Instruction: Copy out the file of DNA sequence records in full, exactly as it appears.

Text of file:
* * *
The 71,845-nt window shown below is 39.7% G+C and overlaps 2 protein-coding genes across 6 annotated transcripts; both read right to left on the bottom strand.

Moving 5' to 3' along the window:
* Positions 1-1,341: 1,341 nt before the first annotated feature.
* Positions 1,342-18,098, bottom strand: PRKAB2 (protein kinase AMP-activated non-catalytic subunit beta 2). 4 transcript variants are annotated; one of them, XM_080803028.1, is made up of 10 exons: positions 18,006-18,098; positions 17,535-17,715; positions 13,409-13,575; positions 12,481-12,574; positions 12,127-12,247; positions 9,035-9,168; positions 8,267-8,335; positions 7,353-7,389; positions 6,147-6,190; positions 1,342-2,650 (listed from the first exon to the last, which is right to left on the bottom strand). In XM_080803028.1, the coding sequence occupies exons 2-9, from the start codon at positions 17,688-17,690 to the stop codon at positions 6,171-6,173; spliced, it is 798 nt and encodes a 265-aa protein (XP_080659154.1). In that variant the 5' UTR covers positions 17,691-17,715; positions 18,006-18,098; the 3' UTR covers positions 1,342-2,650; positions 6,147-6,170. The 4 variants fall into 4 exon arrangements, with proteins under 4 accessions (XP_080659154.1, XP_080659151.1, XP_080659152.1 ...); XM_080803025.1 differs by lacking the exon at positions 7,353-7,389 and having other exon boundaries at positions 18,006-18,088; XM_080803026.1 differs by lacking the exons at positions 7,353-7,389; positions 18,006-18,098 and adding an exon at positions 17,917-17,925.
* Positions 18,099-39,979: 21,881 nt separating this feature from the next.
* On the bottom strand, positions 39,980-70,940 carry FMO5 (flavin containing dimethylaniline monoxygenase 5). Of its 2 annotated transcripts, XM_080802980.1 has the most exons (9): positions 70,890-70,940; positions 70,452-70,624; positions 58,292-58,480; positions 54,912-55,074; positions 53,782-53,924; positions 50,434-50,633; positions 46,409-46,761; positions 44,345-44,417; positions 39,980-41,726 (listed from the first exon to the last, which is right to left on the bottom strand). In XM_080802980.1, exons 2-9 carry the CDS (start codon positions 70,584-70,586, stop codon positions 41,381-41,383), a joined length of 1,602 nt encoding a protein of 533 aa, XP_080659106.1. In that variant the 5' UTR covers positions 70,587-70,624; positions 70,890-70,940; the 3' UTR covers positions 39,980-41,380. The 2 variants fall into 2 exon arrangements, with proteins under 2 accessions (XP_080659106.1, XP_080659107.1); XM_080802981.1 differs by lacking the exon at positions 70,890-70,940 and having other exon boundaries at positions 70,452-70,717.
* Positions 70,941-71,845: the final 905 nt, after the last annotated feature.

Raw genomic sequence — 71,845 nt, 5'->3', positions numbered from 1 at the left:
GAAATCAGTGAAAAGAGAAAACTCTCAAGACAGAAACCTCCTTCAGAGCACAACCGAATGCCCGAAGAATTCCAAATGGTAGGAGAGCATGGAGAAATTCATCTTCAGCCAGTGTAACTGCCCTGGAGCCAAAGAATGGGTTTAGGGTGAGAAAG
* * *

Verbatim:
The 71,845-nt window shown below is 39.7% G+C and overlaps 2 protein-coding genes across 6 annotated transcripts; both read right to left on the bottom strand.

Moving 5' to 3' along the window:
* Positions 1-1,341: 1,341 nt before the first annotated feature.
* Positions 1,342-18,098, bottom strand: PRKAB2 (protein kinase AMP-activated non-catalytic subunit beta 2). 4 transcript variants are annotated; one of them, XM_080803028.1, is made up of 10 exons: positions 18,006-18,098; positions 17,535-17,715; positions 13,409-13,575; positions 12,481-12,574; positions 12,127-12,247; positions 9,035-9,168; positions 8,267-8,335; positions 7,353-7,389; positions 6,147-6,190; positions 1,342-2,650 (listed from the first exon to the last, which is right to left on the bottom strand). In XM_080803028.1, the coding sequence occupies exons 2-9, from the start codon at positions 17,688-17,690 to the stop codon at positions 6,171-6,173; spliced, it is 798 nt and encodes a 265-aa protein (XP_080659154.1). In that variant the 5' UTR covers positions 17,691-17,715; positions 18,006-18,098; the 3' UTR covers positions 1,342-2,650; positions 6,147-6,170. The 4 variants fall into 4 exon arrangements, with proteins under 4 accessions (XP_080659154.1, XP_080659151.1, XP_080659152.1 ...); XM_080803025.1 differs by lacking the exon at positions 7,353-7,389 and having other exon boundaries at positions 18,006-18,088; XM_080803026.1 differs by lacking the exons at positions 7,353-7,389; positions 18,006-18,098 and adding an exon at positions 17,917-17,925.
* Positions 18,099-39,979: 21,881 nt separating this feature from the next.
* On the bottom strand, positions 39,980-70,940 carry FMO5 (flavin containing dimethylaniline monoxygenase 5). Of its 2 annotated transcripts, XM_080802980.1 has the most exons (9): positions 70,890-70,940; positions 70,452-70,624; positions 58,292-58,480; positions 54,912-55,074; positions 53,782-53,924; positions 50,434-50,633; positions 46,409-46,761; positions 44,345-44,417; positions 39,980-41,726 (listed from the first exon to the last, which is right to left on the bottom strand). In XM_080802980.1, exons 2-9 carry the CDS (start codon positions 70,584-70,586, stop codon positions 41,381-41,383), a joined length of 1,602 nt encoding a protein of 533 aa, XP_080659106.1. In that variant the 5' UTR covers positions 70,587-70,624; positions 70,890-70,940; the 3' UTR covers positions 39,980-41,380. The 2 variants fall into 2 exon arrangements, with proteins under 2 accessions (XP_080659106.1, XP_080659107.1); XM_080802981.1 differs by lacking the exon at positions 70,890-70,940 and having other exon boundaries at positions 70,452-70,717.
* Positions 70,941-71,845: the final 905 nt, after the last annotated feature.

Raw genomic sequence — 71,845 nt, 5'->3', positions numbered from 1 at the left:
GAAATCAGTGAAAAGAGAAAACTCTCAAGACAGAAACCTCCTTCAGAGCACAACCGAATGCCCGAAGAATTCCAAATGGTAGGAGAGCATGGAGAAATTCATCTTCAGCCAGTGTAACTGCCCTGGAGCCAAAGAATGGGTTTAGGGTGAGAAAG